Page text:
I loved how some of the secondary characters grew in this book too. I am in love with Dancer, Night Bird, and Cat. Dancer is so willing to see the best in people and to be the bridge that the wizards and the clans so desperately need. I love that Night Bird is able to see past her prejudice and see people for who they really are, good or bad. And I love Cat’s unfailing loyalty and trust, both to Han and Raisa. I also loved how Chima grew Crow’s character in this book and reconciled the story between Hanalea and the Demon King. I wasn’t super into the historical aspect of the book and found it kind of confusing in earlier books, but I liked how it was integrated into and impacted the main plot in this book. History is very much written by the victors and just because something has been the same way for 1000 years, does not make it right. As people and communities, we need to learn to forgive and accept one another.

Overall this story just had so much depth. The characters go through such a huge transformation between the beginning and the end and I liked how Chima plays with the conceptions of good and evil and how perception sometimes is everything. The clans and the wizards have been at odds for 1000 years, with both sides trying to consolidate more power. The task of uniting the wizards and the clans is seemingly insurmountable, but Raisa, Han, and Dancer, individuals who were born of both factions, are brave enough to try.

We get a lot of new drama with the Wizard Council in this book, as well as with clan politics and Raisa’s tense relationship with her sister. Some characters from Oden’s Ford return in this book and help Han in shaking things up. Though I loved all the politics and the drama, I’m still a little unsure how to feel about the Bayars. I think that Gavan, Micah, and Fiona make for incredibly dynamic villains because they are united, but at the same time each working towards their own goals. They often work at odds against each other, posing multiple problems for both Han and Raisa.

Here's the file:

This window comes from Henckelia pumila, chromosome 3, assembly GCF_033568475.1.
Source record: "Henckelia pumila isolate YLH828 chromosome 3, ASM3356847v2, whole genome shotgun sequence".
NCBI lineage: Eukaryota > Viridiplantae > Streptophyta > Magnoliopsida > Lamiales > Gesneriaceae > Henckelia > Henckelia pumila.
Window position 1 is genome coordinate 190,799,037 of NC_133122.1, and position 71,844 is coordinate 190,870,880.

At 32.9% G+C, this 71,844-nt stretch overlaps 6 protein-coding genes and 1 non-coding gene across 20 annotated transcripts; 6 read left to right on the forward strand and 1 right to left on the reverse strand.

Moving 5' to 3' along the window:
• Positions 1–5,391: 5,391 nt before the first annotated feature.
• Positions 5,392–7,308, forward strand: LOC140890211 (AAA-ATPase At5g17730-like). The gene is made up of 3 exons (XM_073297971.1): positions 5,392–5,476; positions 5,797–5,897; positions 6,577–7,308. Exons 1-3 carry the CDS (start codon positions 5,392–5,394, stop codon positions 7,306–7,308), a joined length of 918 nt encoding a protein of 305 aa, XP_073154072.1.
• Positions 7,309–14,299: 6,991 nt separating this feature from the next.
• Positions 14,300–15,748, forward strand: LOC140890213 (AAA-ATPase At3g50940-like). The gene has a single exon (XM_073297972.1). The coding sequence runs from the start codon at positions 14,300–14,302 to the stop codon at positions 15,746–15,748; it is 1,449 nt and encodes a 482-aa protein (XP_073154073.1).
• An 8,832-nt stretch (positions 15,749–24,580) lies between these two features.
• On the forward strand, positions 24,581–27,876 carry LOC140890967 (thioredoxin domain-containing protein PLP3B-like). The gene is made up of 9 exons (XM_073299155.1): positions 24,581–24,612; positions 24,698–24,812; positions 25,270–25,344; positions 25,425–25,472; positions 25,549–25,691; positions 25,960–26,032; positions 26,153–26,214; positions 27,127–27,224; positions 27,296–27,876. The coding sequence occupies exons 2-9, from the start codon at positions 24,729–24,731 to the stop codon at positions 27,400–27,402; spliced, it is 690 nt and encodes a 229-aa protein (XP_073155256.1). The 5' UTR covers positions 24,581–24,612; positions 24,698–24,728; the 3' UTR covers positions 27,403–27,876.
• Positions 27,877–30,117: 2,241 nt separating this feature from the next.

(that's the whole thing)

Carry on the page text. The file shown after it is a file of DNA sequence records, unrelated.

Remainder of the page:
Gavan has always been classically evil, while Micah and Fiona have been more nuanced. I’ve never really been sure how to feel about either one. Micah kept giving me whiplash in this series because he is at times evil and selfish, but he also clearly cares about Raisa. I definitely condemn his actions and thought he didn’t deserve the time of day from Raisa, but he is also a victim of his father’s ambitions and was in his own way, just trying to do the best thing for Raisa. I’ll admit though, I didn’t really love how things were resolved with each of the Bayars, particularly Fiona. I feel like I never really figured out who Fiona actually was and I don’t like how things ended with her story.

I also didn’t love how things ended with the clans. I always admired the clans and I was a bit disappointed with how things ended up with Elena, Averill, and Nightwalker. But throughout the course of the novel, the wizards were consistently the bad guys, so I do think it’s an important reminder that people on both sides have made mistakes and escalated the conflict between wizards and clan. The Bayars are definitely the villains, but to an extent, everyone is at fault in failing to acknowledge their prejudice against one another.

But, with the exceptions of these few minor criticisms, I absolutely loved this! I was really impressed with both the world building and character development. There is a follow up series to the Seven Realms series called the Shattered Realms series, so I’m definitely planning to read that series, but for now I’m planning to go on a little fantasy break for a while to work through some of the historical and literary fiction on my shelf!

The Gray Wolf Throne

Rating:
Author: Cinda Williams Chima
Genres: Fantasy
Pub. date: Aug. 2011 (read Mar. 2019)
Series: The Seven Realms #3

I liked the first two books in this series, but I struggled a little bit with some of the pacing and the books took me about a month each to read, which is a pretty long time for me. I did not have that problem with the last two books and flew through books 3 and 4 in less than a week!